I did most of the marathons alone, but the only time I really felt “lonely” was during Marathon #17, around Mile 62 of the Hellbender 100, jogging along through the forest around 1:30 a.m. over a path covered in fallen leaves. I realized I hadn’t seen a headlamp, a light from a house or a car, or any human beings for about an hour. There were only 75 people in the race, and I’d found a pocket somewhere in the eight miles between aid stations where I was totally by myself for quite a while, running in a small bubble of light illuminated by my headlamp, set on its low setting to preserve the battery. There was no wind in the stand of trees, and it was dead silent, to the point where if a racoon had rustled some leaves 50 feet away, I probably would have heard it. I literally thought to myself, “if this were a horror movie, it would be a perfect spot for someone to come flying at me from the right or left with an axe/chainsaw/sword,” and then quickly thought, “STOP doing that, it is not helpful.” About 20 minutes later, I finally saw the lights of the next aid station, at Mile 65.
The New York City Marathon was on the complete opposite end of the spectrum, starting on a chilly fall morning in Staten Island from a temporary village of 53,000 other runners. It was a bizarre gathering, like some sort of weird music festival with all the dry plain bagels, bananas, and Honey Stinger waffles you could eat, but that you should maybe bring your own toilet paper to if you planned on using one of the hundreds of very popular port-a-potties. Anyone who’s run it can tell you about the masses of incredible people that line the streets of Brooklyn, Queens, the Bronx, and Manhattan from about Mile 3 to Mile 26, cheering encouragement, and, as I found out, many of whom hand out Fun Size candy bars, which are incredibly satisfying. It was a long way from plodding along in the woods alone, trying to stay motivated and also not go crazy in the middle of the night.
Most of the runs, however, I did by myself, near my home in Denver. I ran 16 marathons right out my front door, sometimes taking my dog for the first few miles and then dropping him off back at the house, turning around and running the last 20-some miles. I ran another 10 marathons on the trails and dirt roads at William Frederick Hayden Park (aka Green Mountain) in Lakewood, 25 minutes from where I live, and another 12 in other places in Colorado’s Front Range within a 90-minute drive from our house. All the miles in the city, and all those miles at Green Mountain, sort of blurred together by halfway through the summer. I had thought maybe I’d take notes after each marathon, describe the weather and how I was feeling, write what I thought about while running, or what I saw, but lots of them weren’t that notable. Not that I expected they would all be amazing experiences when I started doing them.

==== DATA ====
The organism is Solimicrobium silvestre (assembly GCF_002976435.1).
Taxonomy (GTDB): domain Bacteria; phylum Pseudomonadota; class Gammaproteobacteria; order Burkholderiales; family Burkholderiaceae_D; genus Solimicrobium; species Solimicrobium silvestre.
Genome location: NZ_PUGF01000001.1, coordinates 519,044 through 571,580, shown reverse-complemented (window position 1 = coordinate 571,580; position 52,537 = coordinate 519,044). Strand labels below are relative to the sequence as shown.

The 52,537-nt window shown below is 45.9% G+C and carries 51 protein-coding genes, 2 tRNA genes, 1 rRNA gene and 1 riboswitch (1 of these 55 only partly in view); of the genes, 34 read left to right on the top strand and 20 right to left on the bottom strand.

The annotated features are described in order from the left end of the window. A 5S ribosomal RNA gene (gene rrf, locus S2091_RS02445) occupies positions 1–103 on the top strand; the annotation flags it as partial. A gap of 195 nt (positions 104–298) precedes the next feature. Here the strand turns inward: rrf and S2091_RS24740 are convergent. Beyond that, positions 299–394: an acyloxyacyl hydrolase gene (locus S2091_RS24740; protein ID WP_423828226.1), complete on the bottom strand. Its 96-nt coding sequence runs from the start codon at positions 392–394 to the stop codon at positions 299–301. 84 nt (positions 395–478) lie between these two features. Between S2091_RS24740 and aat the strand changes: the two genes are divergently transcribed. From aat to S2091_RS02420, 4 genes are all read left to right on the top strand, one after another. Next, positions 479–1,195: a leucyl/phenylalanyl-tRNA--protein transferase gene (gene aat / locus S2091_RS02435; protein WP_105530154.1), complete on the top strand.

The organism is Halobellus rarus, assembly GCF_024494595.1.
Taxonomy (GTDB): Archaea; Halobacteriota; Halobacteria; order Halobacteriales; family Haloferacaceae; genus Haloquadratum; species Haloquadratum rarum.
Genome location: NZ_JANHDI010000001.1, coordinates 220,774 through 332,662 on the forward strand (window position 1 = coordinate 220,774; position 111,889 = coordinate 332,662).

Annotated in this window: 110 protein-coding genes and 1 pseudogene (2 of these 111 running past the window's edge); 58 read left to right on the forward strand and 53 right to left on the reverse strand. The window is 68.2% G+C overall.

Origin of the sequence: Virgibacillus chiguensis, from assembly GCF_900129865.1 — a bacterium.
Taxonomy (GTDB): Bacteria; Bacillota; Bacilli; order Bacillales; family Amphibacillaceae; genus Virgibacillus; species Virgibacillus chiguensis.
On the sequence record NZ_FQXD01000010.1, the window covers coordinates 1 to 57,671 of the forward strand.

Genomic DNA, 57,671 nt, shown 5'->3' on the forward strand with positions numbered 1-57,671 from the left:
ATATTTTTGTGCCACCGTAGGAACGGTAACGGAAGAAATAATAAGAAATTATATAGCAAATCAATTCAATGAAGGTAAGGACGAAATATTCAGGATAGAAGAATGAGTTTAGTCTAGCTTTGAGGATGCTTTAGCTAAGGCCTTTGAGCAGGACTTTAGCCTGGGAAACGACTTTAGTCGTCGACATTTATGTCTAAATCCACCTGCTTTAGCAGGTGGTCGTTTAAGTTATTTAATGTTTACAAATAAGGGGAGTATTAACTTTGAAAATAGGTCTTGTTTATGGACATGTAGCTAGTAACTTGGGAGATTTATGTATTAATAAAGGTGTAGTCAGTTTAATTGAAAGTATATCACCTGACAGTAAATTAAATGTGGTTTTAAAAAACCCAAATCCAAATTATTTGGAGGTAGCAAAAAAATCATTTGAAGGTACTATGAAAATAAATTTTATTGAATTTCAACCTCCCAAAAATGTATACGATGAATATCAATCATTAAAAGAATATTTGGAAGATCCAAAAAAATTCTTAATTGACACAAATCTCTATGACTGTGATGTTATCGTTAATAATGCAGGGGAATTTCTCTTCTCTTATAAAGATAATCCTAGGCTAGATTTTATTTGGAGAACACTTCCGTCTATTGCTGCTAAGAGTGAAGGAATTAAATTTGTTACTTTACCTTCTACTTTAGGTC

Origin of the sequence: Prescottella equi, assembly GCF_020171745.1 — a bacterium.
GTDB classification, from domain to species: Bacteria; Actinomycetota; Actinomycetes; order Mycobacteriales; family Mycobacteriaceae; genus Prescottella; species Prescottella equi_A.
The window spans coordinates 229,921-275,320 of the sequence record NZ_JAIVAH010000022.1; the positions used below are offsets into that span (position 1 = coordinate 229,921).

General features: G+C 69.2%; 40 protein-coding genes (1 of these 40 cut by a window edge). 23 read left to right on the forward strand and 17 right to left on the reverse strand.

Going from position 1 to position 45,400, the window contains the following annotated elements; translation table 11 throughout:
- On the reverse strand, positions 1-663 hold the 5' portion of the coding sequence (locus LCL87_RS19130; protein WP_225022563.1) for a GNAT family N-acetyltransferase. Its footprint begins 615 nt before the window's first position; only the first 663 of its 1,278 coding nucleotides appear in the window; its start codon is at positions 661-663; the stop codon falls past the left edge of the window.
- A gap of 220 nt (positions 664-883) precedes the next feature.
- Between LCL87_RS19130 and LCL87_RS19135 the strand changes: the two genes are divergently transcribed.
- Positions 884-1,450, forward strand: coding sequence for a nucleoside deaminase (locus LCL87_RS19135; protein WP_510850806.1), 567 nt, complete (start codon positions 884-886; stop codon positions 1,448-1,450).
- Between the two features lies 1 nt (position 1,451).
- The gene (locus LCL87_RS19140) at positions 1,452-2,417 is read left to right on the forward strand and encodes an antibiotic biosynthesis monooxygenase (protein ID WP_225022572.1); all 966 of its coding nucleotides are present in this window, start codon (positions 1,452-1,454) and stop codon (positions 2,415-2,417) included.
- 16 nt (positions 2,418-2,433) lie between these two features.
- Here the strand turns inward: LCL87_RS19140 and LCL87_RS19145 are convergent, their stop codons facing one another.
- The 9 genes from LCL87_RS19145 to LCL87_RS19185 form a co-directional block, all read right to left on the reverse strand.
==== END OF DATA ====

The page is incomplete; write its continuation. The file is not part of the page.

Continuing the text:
The year started cold as I ran every week, remembering to enjoy the cool weather through spring before it got hot. In Denver some years, it seems like summer lasts six months. On July 15th, I ran the hottest marathon all year (#30), when the temperature got up to 95 degrees by the end of my run. I’m not good at exercising in the heat, but I am even worse at convincing myself to get out of bed early to avoid the heat, so I just trudged it out, taking several short breaks to walk parts of the final six miles. Eleven days later, on July 26th, the temperature got up to 89 degrees during my marathon (#32), and for the last five miles, I fantasized about the beverage cooler at the 7-Eleven near my house. After I turned out of the park for the final mile or so home, I started zig-zagging on a few blocks in order to end my run at 7-Eleven at 26.2 miles, walked in, and got the first Big Gulp of Coca-Cola I’ve had in maybe a decade. I walked home sipping it, drenched in sweat with salt marks appearing everywhere the sweat had dried, and I would be surprised if anyone on Earth was enjoying a soda as much as I was for those five minutes.
I didn’t even think to look up the dictionary definition of a marathon until late in the year, well into the project, and despite consulting a few different dictionaries, every definition I found used the word “race.” So I suppose if you wanted to be strict about it, you could say I wasn’t really running 52 marathons, just 52 marathon-length runs. Despite this semantic issue, I decided to finish the project.
As fall came, the temperature started to cool a little bit, and the idea of completing the whole mission started to seem possible, but definitely not a sure thing. I had experienced some pain in my knee for a while at the beginning of the year, but it didn’t get worse, so I just kept going and it eventually went away. The same thing happened with a weird pain in my left foot near my ankle that lasted from late August through mid-October (but never got any worse). While crossing some of the busy streets near City Park in Denver during my last three or four marathons, I definitely worried about the possibility of getting hit by a car during Marathon #50 or #51, so close to the end—or, after a snowstorm in November, slipping on some ice and injuring myself. Thankfully, none of those things ever happened.